So stay away from bland descriptions or overly-salesy web copy. Instead write like you’re chatting with someone face-to-face. To do this, try writing your copy then read it out loud to another person.
Vary your sentences
Avoid creating repetitive web copy by varying the words you use and your sentence structure. Here’s an example of a paragraph that does this poorly:
Our agency is the best PR agency in Manhattan. Our goal is to help businesses become Manhattan’s most renowned. Our agency can help with a variety of PR tasks, including…
Change up the wording and sentence structure, and it sounds so much better:
They say we’re the best PR agency in Manhattan. We have a goal of making businesses the most renowned in the city. Our team can help with a variety of PR tasks, including…
Look for and eliminate repetitive words in your copy, especially at the beginning and end of sentences.
If you want your web copy to really stand out from your competitors, avoid clichés like the plague (including that one). Clichés aren’t just everyday colloquial sayings that you can easily pick out of web copy. Clichés can also be language specific to your industry/niche.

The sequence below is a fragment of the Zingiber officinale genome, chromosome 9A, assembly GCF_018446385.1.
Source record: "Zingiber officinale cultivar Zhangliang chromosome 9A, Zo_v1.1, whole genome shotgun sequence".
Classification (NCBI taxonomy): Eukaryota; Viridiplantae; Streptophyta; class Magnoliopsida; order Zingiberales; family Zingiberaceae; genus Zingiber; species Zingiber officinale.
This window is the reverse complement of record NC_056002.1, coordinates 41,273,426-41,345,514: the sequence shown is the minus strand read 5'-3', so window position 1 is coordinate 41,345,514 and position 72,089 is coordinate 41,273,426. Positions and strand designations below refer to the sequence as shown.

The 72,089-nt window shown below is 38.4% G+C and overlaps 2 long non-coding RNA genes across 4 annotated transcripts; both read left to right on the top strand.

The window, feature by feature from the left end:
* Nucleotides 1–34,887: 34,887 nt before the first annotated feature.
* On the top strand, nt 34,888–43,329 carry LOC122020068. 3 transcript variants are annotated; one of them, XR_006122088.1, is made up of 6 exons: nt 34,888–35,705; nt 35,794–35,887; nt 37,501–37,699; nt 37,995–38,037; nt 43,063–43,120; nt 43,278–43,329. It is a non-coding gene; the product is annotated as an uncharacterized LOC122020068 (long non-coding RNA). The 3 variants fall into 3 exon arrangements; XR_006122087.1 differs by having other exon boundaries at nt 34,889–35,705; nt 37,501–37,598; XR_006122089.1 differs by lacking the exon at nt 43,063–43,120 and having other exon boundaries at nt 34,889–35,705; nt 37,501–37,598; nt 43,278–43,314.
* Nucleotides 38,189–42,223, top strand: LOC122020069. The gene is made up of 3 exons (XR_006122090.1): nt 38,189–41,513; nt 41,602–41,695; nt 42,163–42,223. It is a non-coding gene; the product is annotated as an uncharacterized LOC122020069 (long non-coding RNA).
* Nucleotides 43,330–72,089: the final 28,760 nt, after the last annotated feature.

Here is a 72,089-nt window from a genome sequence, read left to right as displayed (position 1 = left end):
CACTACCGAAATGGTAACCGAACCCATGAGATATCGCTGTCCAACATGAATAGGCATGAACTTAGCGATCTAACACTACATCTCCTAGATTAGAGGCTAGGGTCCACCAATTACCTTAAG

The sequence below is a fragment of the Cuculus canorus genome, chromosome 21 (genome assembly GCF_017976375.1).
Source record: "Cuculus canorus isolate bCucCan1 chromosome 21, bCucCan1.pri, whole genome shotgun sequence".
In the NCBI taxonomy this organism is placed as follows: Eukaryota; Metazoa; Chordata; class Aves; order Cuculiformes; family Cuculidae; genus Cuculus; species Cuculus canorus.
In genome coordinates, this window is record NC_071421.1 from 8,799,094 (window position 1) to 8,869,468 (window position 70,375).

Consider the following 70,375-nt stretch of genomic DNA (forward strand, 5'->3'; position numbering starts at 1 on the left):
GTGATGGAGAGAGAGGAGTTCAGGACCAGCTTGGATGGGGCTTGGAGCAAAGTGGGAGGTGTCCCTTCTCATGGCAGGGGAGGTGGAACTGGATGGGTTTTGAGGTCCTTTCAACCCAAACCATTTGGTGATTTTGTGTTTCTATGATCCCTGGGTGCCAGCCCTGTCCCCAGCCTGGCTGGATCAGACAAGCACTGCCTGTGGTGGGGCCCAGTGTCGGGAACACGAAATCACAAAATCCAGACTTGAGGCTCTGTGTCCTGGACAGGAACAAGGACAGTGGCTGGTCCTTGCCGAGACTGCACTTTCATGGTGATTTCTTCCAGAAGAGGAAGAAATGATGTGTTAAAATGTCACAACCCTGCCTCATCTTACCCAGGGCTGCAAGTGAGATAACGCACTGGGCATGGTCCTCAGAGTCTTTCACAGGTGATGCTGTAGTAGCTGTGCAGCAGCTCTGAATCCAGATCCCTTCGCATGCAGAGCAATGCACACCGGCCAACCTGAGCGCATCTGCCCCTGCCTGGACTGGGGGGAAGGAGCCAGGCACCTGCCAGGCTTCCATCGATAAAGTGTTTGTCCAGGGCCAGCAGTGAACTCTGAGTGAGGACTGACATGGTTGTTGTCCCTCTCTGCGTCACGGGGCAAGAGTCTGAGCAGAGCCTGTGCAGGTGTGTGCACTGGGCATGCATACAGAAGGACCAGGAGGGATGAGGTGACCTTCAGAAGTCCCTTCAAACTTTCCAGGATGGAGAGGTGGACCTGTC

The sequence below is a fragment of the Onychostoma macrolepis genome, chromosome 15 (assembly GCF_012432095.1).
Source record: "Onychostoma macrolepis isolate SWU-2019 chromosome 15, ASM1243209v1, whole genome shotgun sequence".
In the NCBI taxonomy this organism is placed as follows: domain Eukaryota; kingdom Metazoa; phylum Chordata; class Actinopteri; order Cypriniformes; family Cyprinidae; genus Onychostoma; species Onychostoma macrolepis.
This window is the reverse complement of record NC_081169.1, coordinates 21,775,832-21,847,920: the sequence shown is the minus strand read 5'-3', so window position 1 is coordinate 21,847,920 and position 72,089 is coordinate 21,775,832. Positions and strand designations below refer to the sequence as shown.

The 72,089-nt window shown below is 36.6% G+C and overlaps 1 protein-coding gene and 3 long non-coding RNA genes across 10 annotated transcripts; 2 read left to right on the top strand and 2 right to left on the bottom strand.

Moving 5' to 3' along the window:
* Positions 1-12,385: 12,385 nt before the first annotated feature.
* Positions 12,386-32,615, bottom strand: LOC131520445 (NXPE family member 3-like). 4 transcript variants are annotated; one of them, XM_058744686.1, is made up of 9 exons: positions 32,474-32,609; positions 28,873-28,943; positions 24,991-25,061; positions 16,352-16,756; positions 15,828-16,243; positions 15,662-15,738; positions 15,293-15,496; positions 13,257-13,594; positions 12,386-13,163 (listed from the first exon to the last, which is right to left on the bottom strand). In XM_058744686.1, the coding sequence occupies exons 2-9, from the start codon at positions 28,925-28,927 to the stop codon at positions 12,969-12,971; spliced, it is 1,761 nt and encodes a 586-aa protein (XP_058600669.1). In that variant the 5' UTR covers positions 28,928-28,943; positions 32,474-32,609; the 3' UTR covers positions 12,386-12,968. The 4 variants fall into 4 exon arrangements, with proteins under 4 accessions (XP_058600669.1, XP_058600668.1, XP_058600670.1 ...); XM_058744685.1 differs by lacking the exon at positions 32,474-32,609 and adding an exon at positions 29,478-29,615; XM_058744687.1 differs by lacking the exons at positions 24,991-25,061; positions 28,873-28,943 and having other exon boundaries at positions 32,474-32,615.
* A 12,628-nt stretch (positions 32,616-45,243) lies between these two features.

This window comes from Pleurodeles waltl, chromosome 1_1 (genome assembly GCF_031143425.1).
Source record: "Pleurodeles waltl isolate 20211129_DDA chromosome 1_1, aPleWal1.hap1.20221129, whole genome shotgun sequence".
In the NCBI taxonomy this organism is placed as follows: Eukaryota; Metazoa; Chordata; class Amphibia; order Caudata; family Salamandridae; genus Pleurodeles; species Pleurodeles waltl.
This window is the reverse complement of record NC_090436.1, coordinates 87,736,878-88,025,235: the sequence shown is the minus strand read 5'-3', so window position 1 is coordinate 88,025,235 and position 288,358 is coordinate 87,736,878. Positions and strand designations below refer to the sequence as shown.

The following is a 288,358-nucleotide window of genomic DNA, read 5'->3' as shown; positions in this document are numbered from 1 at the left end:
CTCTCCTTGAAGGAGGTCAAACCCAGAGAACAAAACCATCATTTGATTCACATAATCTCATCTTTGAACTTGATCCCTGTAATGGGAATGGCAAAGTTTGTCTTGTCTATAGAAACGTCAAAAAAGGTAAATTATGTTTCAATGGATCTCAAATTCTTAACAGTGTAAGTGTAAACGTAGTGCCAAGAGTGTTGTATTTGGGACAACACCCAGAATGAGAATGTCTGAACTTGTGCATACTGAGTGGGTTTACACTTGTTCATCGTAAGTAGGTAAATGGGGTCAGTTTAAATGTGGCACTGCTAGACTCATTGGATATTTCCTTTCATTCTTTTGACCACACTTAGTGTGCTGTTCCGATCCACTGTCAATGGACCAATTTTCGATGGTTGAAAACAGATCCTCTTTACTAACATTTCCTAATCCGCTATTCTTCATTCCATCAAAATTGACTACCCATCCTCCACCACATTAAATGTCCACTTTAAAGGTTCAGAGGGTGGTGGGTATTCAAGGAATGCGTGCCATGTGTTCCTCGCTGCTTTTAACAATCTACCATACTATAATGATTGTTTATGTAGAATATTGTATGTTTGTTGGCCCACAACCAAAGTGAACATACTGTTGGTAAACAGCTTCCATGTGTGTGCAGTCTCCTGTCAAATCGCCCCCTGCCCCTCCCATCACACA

To test for this, try going through your web copy and substitute your business name with one of your competitors’. Does everything your copy says still make sense?
If it does, that means your content is too generic (too cliché for your industry) to stand out from the rest.
Be the expert
If you want your audience to pay attention to and value your web copy, you need to write like you’re the expert. Use an authoritative tone and state your claims as fact. No “We think our product is great because…” Instead use: “Our product is great because…” Then use statistics and other data to back up your points.
Jargon and complex writing doesn’t necessarily help you come off as an expert. Instead focus on creating sentences that illustrates confidence in your business/product.
Tell a story
Web copy can so often come off as bland. On the other end of the spectrum, it can seem obviously salesy. Storytelling is one way you can avoid both of these issues with your writing. Tell a story that engages readers while conveying all the information you need.
Here’s an example of great storytelling from NGO MAG International’s “About” page:
Storytelling is a very captivating way to describe what your business (or in their case, NGO) is all about.